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Bengal elections: How ‘Khela hobe’ has become a slogan for both TMC and BJP

Over the last few days, Trinamool Congress as well as BJP leaders across West Bengal have been raising the 'khela hobe' slogan. What is its significance and how did it become so popular?

Written by Deeptesh Sen , Edited by Explained Desk | Kolkata |
Updated: March 16, 2021 12:34:50 pm
During a rally by Trinamool Congress workers in Kolkata, the 'Khela Hobe' slogan is seen. (Express Photo: Partha Paul)

With the political mercury rising in West Bengal ahead of the Assembly polls, the bitter rivalry among parties is being played out not just through war of words, but also colourful jingles and slogans. Among them, one that has particularly captured the imagination across the political spectrum is the slogan ‘khela hobe’ (Game on).

Over the last few days, Trinamool Congress as well as BJP leaders across the state have been raising the ‘khela hobe’ slogan and there have been viral videos of politicians dancing to its tune. At a recent event, even Chief Minister Mamata Banerjee referred to the slogan.

But what are the origins and significance of this slogan and how did it become so popular in Bengal ahead of the polls. We explain.

What is the meaning of the ‘Khela hobe’ slogan?

The slogan was first used by Bangladesh’s Awami League MP Shamim Osman a few years ago.

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But it was popularised in West Bengal by Trinamool Congress president of Birbhum district, Anubrata Mondal, who at a local political event said, “Khela hobe. Bhoyonkor khela hobe. Ei mati te khela hobe.” (The game is on. It will be a dangerous game. But the game is on and this will be the playground.)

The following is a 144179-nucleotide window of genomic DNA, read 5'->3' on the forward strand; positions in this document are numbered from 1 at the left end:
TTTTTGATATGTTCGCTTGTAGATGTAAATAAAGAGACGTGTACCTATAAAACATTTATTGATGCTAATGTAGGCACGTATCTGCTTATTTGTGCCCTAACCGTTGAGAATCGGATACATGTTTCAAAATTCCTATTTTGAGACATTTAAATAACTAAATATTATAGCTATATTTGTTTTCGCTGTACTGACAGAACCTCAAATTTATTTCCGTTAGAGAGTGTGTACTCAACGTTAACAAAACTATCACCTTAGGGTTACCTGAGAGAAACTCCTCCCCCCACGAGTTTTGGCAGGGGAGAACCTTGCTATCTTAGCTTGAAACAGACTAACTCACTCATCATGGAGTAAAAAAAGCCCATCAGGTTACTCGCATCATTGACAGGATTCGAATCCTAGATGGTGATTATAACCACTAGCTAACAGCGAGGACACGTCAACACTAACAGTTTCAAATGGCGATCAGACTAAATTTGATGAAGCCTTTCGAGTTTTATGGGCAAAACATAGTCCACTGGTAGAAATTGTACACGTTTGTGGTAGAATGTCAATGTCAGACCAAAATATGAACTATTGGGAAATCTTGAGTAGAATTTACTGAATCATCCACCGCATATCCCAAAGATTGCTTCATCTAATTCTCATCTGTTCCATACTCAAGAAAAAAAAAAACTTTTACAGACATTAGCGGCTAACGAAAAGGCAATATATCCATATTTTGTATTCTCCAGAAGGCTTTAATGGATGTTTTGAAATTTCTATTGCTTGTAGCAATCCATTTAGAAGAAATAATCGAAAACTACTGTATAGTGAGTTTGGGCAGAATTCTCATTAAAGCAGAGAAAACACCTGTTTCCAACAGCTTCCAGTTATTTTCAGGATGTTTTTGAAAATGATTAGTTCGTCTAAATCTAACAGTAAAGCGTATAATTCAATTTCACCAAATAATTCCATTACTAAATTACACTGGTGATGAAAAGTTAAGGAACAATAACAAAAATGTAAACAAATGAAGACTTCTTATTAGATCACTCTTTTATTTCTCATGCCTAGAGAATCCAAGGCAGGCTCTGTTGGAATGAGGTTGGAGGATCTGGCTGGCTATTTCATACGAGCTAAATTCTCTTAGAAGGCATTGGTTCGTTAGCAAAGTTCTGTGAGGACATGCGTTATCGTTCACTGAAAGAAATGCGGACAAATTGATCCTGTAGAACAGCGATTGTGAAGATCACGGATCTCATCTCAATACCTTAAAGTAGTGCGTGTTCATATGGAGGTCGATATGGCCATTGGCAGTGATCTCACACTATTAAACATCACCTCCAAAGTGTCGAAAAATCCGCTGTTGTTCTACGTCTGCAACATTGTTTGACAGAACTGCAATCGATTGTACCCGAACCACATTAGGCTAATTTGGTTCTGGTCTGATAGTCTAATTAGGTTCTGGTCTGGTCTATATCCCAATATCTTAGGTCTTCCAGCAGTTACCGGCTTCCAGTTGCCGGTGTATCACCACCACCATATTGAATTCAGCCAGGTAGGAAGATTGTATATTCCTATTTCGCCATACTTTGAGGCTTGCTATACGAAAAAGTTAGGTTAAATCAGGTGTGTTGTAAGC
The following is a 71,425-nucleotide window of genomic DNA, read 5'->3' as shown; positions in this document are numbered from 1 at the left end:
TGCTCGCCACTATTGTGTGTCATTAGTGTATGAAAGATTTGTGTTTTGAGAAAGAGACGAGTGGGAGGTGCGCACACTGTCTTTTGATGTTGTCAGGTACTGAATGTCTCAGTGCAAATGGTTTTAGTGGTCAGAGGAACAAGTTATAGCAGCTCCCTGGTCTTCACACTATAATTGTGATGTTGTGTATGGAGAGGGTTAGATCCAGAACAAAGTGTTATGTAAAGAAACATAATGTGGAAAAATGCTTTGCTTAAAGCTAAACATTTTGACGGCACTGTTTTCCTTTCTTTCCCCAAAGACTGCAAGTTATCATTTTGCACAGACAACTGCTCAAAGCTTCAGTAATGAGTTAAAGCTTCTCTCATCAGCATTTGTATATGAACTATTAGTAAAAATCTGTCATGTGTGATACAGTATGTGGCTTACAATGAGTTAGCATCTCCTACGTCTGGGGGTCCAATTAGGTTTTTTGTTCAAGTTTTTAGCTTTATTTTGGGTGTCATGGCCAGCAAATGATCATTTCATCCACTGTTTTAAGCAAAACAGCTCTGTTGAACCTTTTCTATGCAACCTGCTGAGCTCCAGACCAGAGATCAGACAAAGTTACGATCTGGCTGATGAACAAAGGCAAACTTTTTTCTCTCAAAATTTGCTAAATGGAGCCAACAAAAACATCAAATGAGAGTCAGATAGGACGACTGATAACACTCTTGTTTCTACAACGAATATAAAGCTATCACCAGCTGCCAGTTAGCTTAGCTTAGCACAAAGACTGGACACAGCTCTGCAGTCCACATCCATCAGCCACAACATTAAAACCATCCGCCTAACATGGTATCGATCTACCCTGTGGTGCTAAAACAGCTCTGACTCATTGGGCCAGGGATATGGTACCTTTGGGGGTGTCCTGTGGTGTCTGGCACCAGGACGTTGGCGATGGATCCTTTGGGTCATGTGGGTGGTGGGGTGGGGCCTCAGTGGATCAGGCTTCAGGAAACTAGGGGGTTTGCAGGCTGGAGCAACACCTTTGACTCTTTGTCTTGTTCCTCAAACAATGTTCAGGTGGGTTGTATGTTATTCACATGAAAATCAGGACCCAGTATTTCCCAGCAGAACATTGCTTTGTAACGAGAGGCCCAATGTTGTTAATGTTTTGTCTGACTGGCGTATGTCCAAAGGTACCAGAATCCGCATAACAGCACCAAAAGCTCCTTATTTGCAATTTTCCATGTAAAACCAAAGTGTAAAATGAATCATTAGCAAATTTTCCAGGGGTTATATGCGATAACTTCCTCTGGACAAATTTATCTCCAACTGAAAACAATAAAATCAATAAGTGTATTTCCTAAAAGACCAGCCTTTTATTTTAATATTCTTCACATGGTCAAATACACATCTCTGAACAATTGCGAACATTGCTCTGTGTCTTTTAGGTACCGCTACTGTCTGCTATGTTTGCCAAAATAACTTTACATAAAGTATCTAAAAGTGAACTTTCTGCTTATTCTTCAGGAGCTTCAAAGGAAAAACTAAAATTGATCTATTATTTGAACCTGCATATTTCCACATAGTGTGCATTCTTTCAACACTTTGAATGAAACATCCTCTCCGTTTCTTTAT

BJP leaders have alleged that TMC leaders have merely borrowed a slogan which was first used in Bangladesh, but it is not clear if Mondal was aware of the coinage by Osman.

However, since Mondal’s first usage, the slogan has become an intrinsic part of the day-to-day political vocabulary of the state, with all political parties using it.

The slogan, through which leaders are challenging their opponents now, likens the political battlefield to a playground. It means this electoral battle has not been decided yet — there is a lot to fight for in these Assembly polls and only time will tell who has the last laugh.

Why did the slogan gain popularity ahead of the polls?

TMC leaders across the state are using this slogan in political meetings and rallies to throw a direct challenge to the BJP ahead of the polls. The slogan has been turned into a song which is being played at political rallies of the ruling party.

The opening lines of the song plays up the ‘insider-outsider’ theme — one of the hot topics of debate in Bengal ahead of the polls — and accuses the BJP of being ‘bargis’ who come on periodic political expeditions to the state: “Baire theke bargi ashe/Niyom kore proti mashe/Amio achi, tumio robe/Bondhu ebar khela hobe!” (Bargis come from outside/And visit the state every month/But you and I remain here/Friend, the game is on!)